This one will break your heart about ten different ways. “What Maisie Knew” is based on the novel by Henry James, written in 1897. Yes, you read that right. We’ve been treating our children badly in our divorcing for that long.
Of course, it’s way too easy to moralize about the evils of divorce, but that does no good. The fact is, it’s going to happen, despite the fact that nobody gets married intending to split up later. Theologically speaking, if there’s a cultural testament to our sinful natures, this is it: we sacrifice our children’s well-being on the altars of our own intransigence.
Maisie is played by the amazing 7-year-old Onata Aprile, and this story is told from her innocent point of view. We see her in her room, playing with her toys, while her parents are arguing so loudly in the next room that we hear them clearly. Her mother, Susanna (Julianne Moore), is an aging rock star who angrily accuses her husband, Beale (Steve Coogan), of being too distracted with his work (he’s an international art dealer), but it’s the pot calling the kettle black. He, in turn, accuses her of being a washed-up has-been, and proceeds to stalk off on a business trip. Susanna has her friends in the band over, and they’re listening to loud music, and smoking something or other, having a party, and little Maisie wanders in the room because she’s having trouble sleeping, and her mother just tells her to go back to bed. Susanna’s not mean, she’s just self-absorbed. And it only gets worse.
Now they’re fighting over custody. They both try to paint each other as unfit parents, and the court winds up, apparently, granting joint custody, with alternating periods of three weeks or six weeks. We catch some of this obliquely, as Maisie can’t help but overhear, or peeks around a corner during a heated conversation on a cell phone.
Maisie is quite comfortable with her young nanny, Margo (Joanna Vanderham), and they, predictably, begin to bond during all the turmoil in the house. But, alas, it turns out that Beale is interested in Margo, as well, which infuriates Susanna, but of course, there’s nothing she can do about it, which infuriates her even more. The easygoing Maisie seems to re-adjust easily to her dad and her nanny being together. Their breathtakingly quick marriage also gives Beale the illusion of a stable household for the court’s benefit. Susanna, not to be outdone, runs off and marries some young friend of the band who’s actually a bartender. Lincoln (Alexander Skarsgard) acts like he has no idea how to be with Maisie, but she happily connects with him, anyway, which, instead of making Susanna happy, actually makes her angry, because she feels further disenfranchised. This is not a sympathetic character.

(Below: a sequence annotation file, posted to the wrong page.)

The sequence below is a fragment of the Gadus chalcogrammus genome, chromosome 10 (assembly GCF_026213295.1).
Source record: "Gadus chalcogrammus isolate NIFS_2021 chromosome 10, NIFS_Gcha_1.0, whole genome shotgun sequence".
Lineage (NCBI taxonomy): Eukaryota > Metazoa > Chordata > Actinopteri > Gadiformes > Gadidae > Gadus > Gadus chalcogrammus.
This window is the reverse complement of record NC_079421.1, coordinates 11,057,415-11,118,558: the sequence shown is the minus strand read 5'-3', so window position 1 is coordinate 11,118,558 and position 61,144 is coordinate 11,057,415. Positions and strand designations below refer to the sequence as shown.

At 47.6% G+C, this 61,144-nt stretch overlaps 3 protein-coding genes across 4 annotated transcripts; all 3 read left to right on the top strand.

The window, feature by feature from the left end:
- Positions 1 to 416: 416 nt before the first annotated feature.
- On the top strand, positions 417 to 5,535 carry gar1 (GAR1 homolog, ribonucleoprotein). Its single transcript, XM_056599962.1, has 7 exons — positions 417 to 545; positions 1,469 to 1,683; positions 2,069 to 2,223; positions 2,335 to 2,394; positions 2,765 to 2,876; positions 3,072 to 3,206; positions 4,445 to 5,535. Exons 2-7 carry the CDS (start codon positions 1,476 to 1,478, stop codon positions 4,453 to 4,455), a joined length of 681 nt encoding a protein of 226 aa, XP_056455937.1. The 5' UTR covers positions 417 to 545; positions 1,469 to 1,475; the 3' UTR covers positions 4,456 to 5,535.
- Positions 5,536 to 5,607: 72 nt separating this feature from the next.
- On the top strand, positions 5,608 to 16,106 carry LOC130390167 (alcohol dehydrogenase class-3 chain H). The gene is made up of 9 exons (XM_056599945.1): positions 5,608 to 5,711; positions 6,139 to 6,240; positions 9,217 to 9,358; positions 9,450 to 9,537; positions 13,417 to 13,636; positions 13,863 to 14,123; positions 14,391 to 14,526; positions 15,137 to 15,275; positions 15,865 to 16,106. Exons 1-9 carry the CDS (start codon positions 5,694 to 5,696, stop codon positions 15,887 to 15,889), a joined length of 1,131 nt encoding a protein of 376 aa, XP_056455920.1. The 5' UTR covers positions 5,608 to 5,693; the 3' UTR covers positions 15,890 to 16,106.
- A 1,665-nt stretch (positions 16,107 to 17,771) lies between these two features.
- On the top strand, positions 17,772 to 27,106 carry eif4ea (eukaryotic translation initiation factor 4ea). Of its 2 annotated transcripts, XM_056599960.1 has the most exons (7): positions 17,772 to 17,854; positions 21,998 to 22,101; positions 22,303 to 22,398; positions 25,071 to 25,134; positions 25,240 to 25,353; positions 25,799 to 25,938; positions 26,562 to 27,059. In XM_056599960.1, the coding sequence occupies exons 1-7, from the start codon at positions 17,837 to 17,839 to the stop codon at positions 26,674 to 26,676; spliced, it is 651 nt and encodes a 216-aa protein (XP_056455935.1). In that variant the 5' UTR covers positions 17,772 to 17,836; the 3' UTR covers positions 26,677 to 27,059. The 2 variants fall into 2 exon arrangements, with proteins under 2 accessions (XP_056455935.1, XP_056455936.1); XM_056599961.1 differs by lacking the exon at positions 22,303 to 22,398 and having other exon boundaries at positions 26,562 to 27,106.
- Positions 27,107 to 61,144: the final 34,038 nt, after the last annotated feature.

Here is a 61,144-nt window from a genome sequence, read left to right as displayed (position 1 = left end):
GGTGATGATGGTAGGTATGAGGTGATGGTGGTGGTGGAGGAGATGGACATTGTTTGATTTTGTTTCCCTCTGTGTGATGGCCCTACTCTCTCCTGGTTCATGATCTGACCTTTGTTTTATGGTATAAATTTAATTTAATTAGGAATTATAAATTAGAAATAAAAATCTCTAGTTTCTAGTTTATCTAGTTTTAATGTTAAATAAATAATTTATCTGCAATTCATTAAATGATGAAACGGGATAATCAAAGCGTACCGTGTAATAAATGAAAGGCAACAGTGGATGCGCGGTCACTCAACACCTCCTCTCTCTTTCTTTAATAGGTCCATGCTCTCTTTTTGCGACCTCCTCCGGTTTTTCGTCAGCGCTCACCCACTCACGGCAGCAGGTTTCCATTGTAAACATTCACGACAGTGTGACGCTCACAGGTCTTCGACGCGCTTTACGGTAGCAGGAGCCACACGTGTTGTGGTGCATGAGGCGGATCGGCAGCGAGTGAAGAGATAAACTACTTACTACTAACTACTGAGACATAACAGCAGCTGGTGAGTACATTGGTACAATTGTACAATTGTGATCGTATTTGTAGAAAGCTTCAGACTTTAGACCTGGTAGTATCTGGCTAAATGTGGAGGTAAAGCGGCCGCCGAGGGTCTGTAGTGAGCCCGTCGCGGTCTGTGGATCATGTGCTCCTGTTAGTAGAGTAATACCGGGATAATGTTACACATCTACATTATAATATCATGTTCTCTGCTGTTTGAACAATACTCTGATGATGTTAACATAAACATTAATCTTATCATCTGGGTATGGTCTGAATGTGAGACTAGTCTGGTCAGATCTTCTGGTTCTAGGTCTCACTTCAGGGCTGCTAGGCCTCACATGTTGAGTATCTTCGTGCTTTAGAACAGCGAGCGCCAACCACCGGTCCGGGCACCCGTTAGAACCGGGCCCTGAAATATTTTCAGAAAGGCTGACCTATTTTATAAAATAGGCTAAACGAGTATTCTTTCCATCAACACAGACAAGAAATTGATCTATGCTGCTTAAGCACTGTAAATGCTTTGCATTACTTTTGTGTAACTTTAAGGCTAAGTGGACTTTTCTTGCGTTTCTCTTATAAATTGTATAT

Things continue to spiral down, as Susanna’s band goes on tour, and Lincoln winds up having to take Maisie with him to work (yes, at the bar). Beale leaves on an extended business trip, and Margo winds up feeling used and neglected; now everyone’s arguing with each other. And little Maisie, sweet as she is, just tries to adjust to whatever situation she finds herself in, only getting upset once – when she awakens in a strange bed and doesn’t even know the person she’s been deposited with (someone who worked in the bar with Lincoln). Maisie’s little tears just run softly down her cheek, as she quietly longs to be with someone she knows.
Yes, as viewers, we’re just appalled, but somehow not surprised. It all seems to be so logical, the way it happens, step by poignant step. We wish we could just shake somebody and say “Wake up! Look what you’re doing to your child!” And then we realize that Maisie’s story is not at all unusual, and we, too, silently weep for all the children out there, whose adults in their lives can’t figure out their own lives.
This one will break your heart about ten different ways.
Ronald P. Salfen is the minister at St. Stephen’s Presbyterian Church in Irving, Texas.